Simon Elliot, head of our national public consultancy team comments on the announced Stronger Towns Fund and the impact it will have on regions across the country.
As a part of the property and regeneration industry I always welcome new funding and of course I wish every success to our key local government clients not least in my home patch, the North East, as they enter yet another bidding round – this time for the Stronger Towns Fund.
Before we get too excited let’s take a look at the pre-Brexit regime and see how this compares. For individuals like myself that are immersed in public sector funding will know that in the regions, particularly in areas of deprivation we currently receive a large amount of funding from the EU. In fact, we received £5.5billion from EU funding in 2017.
The two main funding streams are the European Agricultural Guarantee Fund and the European Structural and Investment Funds (ESI). In property terms we are interested in ESI which had circa £15 billion allocated between 2014 and 2020, working out at £3.75 billion per year.
Of the ESI the most significant pot in terms of the development industry is without doubt the European Regional Development Fund or ERDF. This anachronism is probably the point at which most developers might take interest, or shudder at the memory of the funding application process and grant conditions they have endured in the past.
ERDF has played a key role in unlocking development for local authorities and private developers as often speculative developments cost more to build than their value when they are completed.
Between 2014 and 2020 ERDF allocated around £5billion (£0.83 billion per year), a significant tool for the regions in their quest to meet the economic need to deliver infrastructure necessary for their economic strategies.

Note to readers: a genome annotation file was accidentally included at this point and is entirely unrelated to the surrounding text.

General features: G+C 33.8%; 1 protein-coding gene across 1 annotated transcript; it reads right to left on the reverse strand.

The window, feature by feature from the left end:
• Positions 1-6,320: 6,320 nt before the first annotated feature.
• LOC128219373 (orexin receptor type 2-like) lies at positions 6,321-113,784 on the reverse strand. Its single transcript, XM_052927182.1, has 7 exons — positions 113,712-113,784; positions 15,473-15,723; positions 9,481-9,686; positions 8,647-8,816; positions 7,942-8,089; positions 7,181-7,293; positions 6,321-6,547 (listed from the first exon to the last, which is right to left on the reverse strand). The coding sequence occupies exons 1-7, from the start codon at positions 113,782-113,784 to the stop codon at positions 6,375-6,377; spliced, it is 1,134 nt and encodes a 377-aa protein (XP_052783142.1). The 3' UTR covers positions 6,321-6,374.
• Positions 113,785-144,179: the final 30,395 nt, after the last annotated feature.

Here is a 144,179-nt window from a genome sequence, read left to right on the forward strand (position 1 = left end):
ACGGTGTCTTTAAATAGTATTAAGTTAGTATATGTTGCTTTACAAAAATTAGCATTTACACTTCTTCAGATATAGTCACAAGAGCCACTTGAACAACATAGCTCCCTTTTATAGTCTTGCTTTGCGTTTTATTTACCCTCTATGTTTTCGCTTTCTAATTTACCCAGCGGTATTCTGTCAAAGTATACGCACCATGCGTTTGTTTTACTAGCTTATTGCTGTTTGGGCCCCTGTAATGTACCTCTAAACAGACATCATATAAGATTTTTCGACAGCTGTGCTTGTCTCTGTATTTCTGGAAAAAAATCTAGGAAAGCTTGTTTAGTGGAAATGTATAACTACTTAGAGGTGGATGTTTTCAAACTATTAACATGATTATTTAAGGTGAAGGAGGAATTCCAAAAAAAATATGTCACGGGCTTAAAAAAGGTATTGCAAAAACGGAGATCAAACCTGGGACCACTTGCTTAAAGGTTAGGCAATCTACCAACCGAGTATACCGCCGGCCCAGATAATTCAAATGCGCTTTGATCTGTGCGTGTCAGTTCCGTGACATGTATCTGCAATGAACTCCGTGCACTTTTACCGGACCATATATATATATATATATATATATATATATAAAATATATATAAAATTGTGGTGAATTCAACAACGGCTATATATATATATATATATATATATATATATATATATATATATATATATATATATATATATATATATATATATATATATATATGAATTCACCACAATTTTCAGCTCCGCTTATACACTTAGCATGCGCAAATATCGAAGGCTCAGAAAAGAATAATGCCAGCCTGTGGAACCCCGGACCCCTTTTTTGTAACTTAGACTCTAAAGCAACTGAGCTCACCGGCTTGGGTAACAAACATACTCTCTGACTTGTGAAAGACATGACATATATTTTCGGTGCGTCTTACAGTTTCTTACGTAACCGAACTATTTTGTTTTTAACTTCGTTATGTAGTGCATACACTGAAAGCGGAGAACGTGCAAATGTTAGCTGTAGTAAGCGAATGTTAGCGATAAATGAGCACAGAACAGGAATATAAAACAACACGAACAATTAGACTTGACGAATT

Pre vs Post Brexit
The detail of the new fund is still in development but we do know that it is set to be a £1.6billion fund covering a 7 year period (2019-2026). This equates to roughly £0.23 billion per year, a altogether less eye catching headline figure. Compare this to £0.83 billion per year from ERDF funding and we can see the regions should be justifiably concerned that development funding will be significantly reduced in a Post Brexit world.
Unsurprisingly the message remains clear for all Local Economic Partnerships, they will have to constantly lobby for funding as future funding sources are announced by central government. They will however, have their work cut out to replace the ERDF funds which, whether you love them or loath them, have delivered significant development in the regions.
If we take the North East as an example we can see that pretty much all speculative industrial development has been delivered with some form of significant viability gap funding, from ERDF or in isolated cases the Local Economic Partnership. In the current regime the LEPs generally have to recycle their funds which would preclude them from viability gap funding. It will be interesting to see if the Stronger Towns Fund comes with a similar requirement to recycle and if not, the situation could in fact be far worse if it is only available in loan form.
We are undoubtedly experiencing a challenging period and the viability gap and different ways of addressing this will continue to be an area the Local Economic Partnerships will need to consider as well as embracing new and more innovative ways of working.
From our perspective it remains business as usual. There will be funds of some form moving forward, alongside a robust application process. Our national public sector consultancy teams across the UK will be able to assist applicants in successfully plotting their way through the process and provide due diligence to our existing clients and any LEPs which need our professional advice.